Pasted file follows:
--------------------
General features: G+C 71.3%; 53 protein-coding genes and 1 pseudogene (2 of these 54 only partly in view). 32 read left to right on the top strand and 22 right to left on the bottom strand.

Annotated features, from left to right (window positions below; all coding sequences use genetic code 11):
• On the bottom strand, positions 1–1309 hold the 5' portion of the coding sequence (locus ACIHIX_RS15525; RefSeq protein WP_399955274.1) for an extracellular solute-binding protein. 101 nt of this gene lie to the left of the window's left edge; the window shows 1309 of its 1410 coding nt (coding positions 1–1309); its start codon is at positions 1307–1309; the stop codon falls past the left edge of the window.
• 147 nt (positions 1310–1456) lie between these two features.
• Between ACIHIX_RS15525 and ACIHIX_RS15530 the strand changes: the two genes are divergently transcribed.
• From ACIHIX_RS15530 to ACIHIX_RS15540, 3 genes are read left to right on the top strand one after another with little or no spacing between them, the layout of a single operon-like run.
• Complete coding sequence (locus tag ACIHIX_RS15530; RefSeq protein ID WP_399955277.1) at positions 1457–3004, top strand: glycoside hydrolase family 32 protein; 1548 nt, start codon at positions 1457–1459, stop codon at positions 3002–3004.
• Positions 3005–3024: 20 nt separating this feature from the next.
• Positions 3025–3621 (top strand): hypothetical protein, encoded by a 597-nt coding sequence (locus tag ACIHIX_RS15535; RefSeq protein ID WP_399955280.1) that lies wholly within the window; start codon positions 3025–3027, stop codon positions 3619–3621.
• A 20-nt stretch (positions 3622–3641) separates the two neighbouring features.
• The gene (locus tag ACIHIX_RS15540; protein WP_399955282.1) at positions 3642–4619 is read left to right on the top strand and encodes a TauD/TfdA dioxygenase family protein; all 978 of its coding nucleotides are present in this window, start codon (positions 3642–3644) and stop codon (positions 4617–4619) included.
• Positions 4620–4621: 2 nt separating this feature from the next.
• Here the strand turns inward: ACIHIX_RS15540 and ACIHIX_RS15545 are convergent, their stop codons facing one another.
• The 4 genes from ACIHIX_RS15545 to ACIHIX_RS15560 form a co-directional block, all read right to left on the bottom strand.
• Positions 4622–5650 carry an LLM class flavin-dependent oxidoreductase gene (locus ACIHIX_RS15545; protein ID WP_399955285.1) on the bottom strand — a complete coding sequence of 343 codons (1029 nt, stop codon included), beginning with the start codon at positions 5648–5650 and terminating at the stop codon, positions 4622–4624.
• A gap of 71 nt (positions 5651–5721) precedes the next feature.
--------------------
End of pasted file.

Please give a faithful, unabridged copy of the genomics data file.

General features: G+C 71.3%; 53 protein-coding genes and 1 pseudogene (2 of these 54 only partly in view). 32 read left to right on the top strand and 22 right to left on the bottom strand.

Annotated features, from left to right (window positions below; all coding sequences use genetic code 11):
• On the bottom strand, positions 1–1309 hold the 5' portion of the coding sequence (locus ACIHIX_RS15525; RefSeq protein WP_399955274.1) for an extracellular solute-binding protein. 101 nt of this gene lie to the left of the window's left edge; the window shows 1309 of its 1410 coding nt (coding positions 1–1309); its start codon is at positions 1307–1309; the stop codon falls past the left edge of the window.
• 147 nt (positions 1310–1456) lie between these two features.
• Between ACIHIX_RS15525 and ACIHIX_RS15530 the strand changes: the two genes are divergently transcribed.
• From ACIHIX_RS15530 to ACIHIX_RS15540, 3 genes are read left to right on the top strand one after another with little or no spacing between them, the layout of a single operon-like run.
• Complete coding sequence (locus tag ACIHIX_RS15530; RefSeq protein ID WP_399955277.1) at positions 1457–3004, top strand: glycoside hydrolase family 32 protein; 1548 nt, start codon at positions 1457–1459, stop codon at positions 3002–3004.
• Positions 3005–3024: 20 nt separating this feature from the next.
• Positions 3025–3621 (top strand): hypothetical protein, encoded by a 597-nt coding sequence (locus tag ACIHIX_RS15535; RefSeq protein ID WP_399955280.1) that lies wholly within the window; start codon positions 3025–3027, stop codon positions 3619–3621.
• A 20-nt stretch (positions 3622–3641) separates the two neighbouring features.
• The gene (locus tag ACIHIX_RS15540; protein WP_399955282.1) at positions 3642–4619 is read left to right on the top strand and encodes a TauD/TfdA dioxygenase family protein; all 978 of its coding nucleotides are present in this window, start codon (positions 3642–3644) and stop codon (positions 4617–4619) included.
• Positions 4620–4621: 2 nt separating this feature from the next.
• Here the strand turns inward: ACIHIX_RS15540 and ACIHIX_RS15545 are convergent, their stop codons facing one another.
• The 4 genes from ACIHIX_RS15545 to ACIHIX_RS15560 form a co-directional block, all read right to left on the bottom strand.
• Positions 4622–5650 carry an LLM class flavin-dependent oxidoreductase gene (locus ACIHIX_RS15545; protein ID WP_399955285.1) on the bottom strand — a complete coding sequence of 343 codons (1029 nt, stop codon included), beginning with the start codon at positions 5648–5650 and terminating at the stop codon, positions 4622–4624.
• A gap of 71 nt (positions 5651–5721) precedes the next feature.